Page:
The Coalition of Rail Shippers (CRS) disagrees with statements by the railways that shippers are asking for onerous regulations and oversight that would be “unprecedented in a market-based economy.”
Rail customers are simply looking for an end to the “take it or leave it” approach identified by the independent Rail Service Review Panel in their 2011 final report.
“Shippers expect to bargain commercially with the railways,” says the chairman of the CRS, Bob Ballantyne. “However, this can be difficult in a monopoly situation where railways can unilaterally impose conditions on customers. That’s why customers want the right to a comprehensive Service Level Agreement (SLA) through arbitration, and a dispute resolution process with consequences for non-performance by the railway. Railways should not fear measures that would only come into effect if normal commercial negotiations fail.”
The CRS proposals support the recommendations of the independent review panel, set up by the government after hearing years of complaints from shippers about inadequate railway service. The panel had confirmed the main problem for shippers is the imbalance of market power with many customers captive to the virtual monopoly of a single railway to get their goods to market. The government has rightly pledged to follow up on the independent review panel’s recommendations as a way to ensure effective, commercial negotiations will take place.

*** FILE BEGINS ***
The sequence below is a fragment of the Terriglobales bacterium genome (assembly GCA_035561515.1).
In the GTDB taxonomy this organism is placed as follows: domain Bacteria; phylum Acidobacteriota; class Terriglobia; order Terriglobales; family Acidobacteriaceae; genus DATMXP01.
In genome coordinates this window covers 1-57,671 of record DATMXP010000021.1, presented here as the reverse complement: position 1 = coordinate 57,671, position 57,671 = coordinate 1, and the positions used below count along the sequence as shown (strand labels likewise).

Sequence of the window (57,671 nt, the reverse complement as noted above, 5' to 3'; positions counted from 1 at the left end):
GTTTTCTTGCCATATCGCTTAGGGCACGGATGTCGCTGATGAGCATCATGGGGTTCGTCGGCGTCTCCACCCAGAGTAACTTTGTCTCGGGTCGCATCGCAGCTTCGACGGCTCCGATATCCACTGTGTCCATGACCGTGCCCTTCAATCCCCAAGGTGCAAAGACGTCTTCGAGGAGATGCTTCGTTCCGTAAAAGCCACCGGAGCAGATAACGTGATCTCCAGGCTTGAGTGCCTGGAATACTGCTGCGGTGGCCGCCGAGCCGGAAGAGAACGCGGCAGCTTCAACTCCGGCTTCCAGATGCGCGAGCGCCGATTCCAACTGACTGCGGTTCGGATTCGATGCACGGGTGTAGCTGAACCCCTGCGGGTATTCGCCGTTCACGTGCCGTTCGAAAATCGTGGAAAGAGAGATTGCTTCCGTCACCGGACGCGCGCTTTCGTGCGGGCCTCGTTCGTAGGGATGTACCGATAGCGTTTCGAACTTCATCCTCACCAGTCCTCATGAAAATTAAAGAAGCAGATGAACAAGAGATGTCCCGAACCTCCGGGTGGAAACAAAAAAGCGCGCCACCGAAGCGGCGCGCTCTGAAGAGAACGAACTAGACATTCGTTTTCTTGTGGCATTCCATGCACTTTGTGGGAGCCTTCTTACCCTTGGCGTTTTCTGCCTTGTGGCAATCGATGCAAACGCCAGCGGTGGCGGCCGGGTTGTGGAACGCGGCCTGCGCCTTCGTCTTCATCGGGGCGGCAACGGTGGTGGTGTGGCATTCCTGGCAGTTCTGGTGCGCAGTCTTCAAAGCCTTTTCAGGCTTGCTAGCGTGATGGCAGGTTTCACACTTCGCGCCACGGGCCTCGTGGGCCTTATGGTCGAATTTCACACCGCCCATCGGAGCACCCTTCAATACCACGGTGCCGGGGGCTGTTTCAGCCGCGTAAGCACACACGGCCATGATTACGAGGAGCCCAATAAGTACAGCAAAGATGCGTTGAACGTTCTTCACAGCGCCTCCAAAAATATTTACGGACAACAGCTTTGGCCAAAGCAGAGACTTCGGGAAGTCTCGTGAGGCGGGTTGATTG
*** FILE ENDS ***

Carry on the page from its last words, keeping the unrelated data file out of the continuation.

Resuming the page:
Claims that these modest proposals are “unprecedented interference,” is also not consistent with historical or current reality. The modest recommendations of the Rail Service Review Panel, supported by the CRS, are not nearly as intrusive as past regulations and will act as a surrogate for competition where little or none currently exists.
It’s also wrong to suggest that rail customers are asking for an elite on-demand taxi service when they’ve paid for a ride on a bus.
“Actually what shippers want is for the bus to arrive more or less on schedule and in reasonably good shape where the roof doesn’t leak and the doors and windows work,” says Ballantyne. “This is all about getting more consistent, reliable service from the railways so companies can get their products to market and compete in the international marketplace. Unreliable rail service could put many Canadian jobs and communities at risk.”